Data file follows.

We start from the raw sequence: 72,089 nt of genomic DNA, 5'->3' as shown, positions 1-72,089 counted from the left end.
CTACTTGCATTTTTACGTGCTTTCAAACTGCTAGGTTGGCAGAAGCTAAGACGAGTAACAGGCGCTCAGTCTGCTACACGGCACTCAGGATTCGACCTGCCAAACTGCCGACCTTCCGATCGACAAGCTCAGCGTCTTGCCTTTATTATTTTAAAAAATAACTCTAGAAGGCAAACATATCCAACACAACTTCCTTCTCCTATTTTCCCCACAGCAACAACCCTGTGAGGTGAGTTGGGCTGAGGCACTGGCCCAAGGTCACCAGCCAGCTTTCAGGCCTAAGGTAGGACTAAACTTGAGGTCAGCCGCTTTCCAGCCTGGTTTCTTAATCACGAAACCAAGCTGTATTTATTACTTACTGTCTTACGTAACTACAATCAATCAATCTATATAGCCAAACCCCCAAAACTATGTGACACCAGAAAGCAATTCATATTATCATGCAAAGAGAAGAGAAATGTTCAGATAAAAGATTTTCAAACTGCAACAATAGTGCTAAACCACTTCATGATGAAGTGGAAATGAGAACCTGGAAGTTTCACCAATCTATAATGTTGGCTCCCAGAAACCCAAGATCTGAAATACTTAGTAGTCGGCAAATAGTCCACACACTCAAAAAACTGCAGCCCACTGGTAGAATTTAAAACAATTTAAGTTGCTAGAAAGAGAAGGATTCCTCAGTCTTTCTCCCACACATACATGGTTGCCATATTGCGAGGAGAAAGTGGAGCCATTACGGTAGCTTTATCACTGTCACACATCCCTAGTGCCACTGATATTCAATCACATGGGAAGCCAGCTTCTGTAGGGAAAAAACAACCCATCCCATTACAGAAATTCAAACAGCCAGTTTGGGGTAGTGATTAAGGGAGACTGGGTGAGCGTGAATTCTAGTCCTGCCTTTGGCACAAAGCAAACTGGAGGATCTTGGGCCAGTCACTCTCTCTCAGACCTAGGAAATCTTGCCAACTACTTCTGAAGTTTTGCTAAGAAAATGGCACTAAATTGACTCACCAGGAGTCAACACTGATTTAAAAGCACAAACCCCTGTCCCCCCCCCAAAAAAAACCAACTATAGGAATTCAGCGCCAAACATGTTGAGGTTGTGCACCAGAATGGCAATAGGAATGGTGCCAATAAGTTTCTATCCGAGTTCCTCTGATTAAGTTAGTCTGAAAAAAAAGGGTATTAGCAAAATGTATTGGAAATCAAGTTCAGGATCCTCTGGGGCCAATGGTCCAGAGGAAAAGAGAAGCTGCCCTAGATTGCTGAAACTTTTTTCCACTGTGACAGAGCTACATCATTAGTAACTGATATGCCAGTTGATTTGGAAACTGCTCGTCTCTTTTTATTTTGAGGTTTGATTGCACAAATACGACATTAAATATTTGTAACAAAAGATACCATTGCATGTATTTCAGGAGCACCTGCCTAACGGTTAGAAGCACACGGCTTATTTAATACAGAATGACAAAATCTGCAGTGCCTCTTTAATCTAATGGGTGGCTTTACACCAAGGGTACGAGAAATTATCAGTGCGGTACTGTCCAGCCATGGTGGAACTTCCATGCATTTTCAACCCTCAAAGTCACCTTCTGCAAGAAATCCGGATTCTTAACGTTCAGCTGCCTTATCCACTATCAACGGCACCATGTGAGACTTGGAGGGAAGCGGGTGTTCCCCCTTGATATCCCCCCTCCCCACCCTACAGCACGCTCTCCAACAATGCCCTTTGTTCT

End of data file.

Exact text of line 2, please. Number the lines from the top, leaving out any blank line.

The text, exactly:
CTACTTGCATTTTTACGTGCTTTCAAACTGCTAGGTTGGCAGAAGCTAAGACGAGTAACAGGCGCTCAGTCTGCTACACGGCACTCAGGATTCGACCTGCCAAACTGCCGACCTTCCGATCGACAAGCTCAGCGTCTTGCCTTTATTATTTTAAAAAATAACTCTAGAAGGCAAACATATCCAACACAACTTCCTTCTCCTATTTTCCCCACAGCAACAACCCTGTGAGGTGAGTTGGGCTGAGGCACTGGCCCAAGGTCACCAGCCAGCTTTCAGGCCTAAGGTAGGACTAAACTTGAGGTCAGCCGCTTTCCAGCCTGGTTTCTTAATCACGAAACCAAGCTGTATTTATTACTTACTGTCTTACGTAACTACAATCAATCAATCTATATAGCCAAACCCCCAAAACTATGTGACACCAGAAAGCAATTCATATTATCATGCAAAGAGAAGAGAAATGTTCAGATAAAAGATTTTCAAACTGCAACAATAGTGCTAAACCACTTCATGATGAAGTGGAAATGAGAACCTGGAAGTTTCACCAATCTATAATGTTGGCTCCCAGAAACCCAAGATCTGAAATACTTAGTAGTCGGCAAATAGTCCACACACTCAAAAAACTGCAGCCCACTGGTAGAATTTAAAACAATTTAAGTTGCTAGAAAGAGAAGGATTCCTCAGTCTTTCTCCCACACATACATGGTTGCCATATTGCGAGGAGAAAGTGGAGCCATTACGGTAGCTTTATCACTGTCACACATCCCTAGTGCCACTGATATTCAATCACATGGGAAGCCAGCTTCTGTAGGGAAAAAACAACCCATCCCATTACAGAAATTCAAACAGCCAGTTTGGGGTAGTGATTAAGGGAGACTGGGTGAGCGTGAATTCTAGTCCTGCCTTTGGCACAAAGCAAACTGGAGGATCTTGGGCCAGTCACTCTCTCTCAGACCTAGGAAATCTTGCCAACTACTTCTGAAGTTTTGCTAAGAAAATGGCACTAAATTGACTCACCAGGAGTCAACACTGATTTAAAAGCACAAACCCCTGTCCCCCCCCCAAAAAAAACCAACTATAGGAATTCAGCGCCAAACATGTTGAGGTTGTGCACCAGAATGGCAATAGGAATGGTGCCAATAAGTTTCTATCCGAGTTCCTCTGATTAAGTTAGTCTGAAAAAAAAGGGTATTAGCAAAATGTATTGGAAATCAAGTTCAGGATCCTCTGGGGCCAATGGTCCAGAGGAAAAGAGAAGCTGCCCTAGATTGCTGAAACTTTTTTCCACTGTGACAGAGCTACATCATTAGTAACTGATATGCCAGTTGATTTGGAAACTGCTCGTCTCTTTTTATTTTGAGGTTTGATTGCACAAATACGACATTAAATATTTGTAACAAAAGATACCATTGCATGTATTTCAGGAGCACCTGCCTAACGGTTAGAAGCACACGGCTTATTTAATACAGAATGACAAAATCTGCAGTGCCTCTTTAATCTAATGGGTGGCTTTACACCAAGGGTACGAGAAATTATCAGTGCGGTACTGTCCAGCCATGGTGGAACTTCCATGCATTTTCAACCCTCAAAGTCACCTTCTGCAAGAAATCCGGATTCTTAACGTTCAGCTGCCTTATCCACTATCAACGGCACCATGTGAGACTTGGAGGGAAGCGGGTGTTCCCCCTTGATATCCCCCCTCCCCACCCTACAGCACGCTCTCCAACAATGCCCTTTGTTCT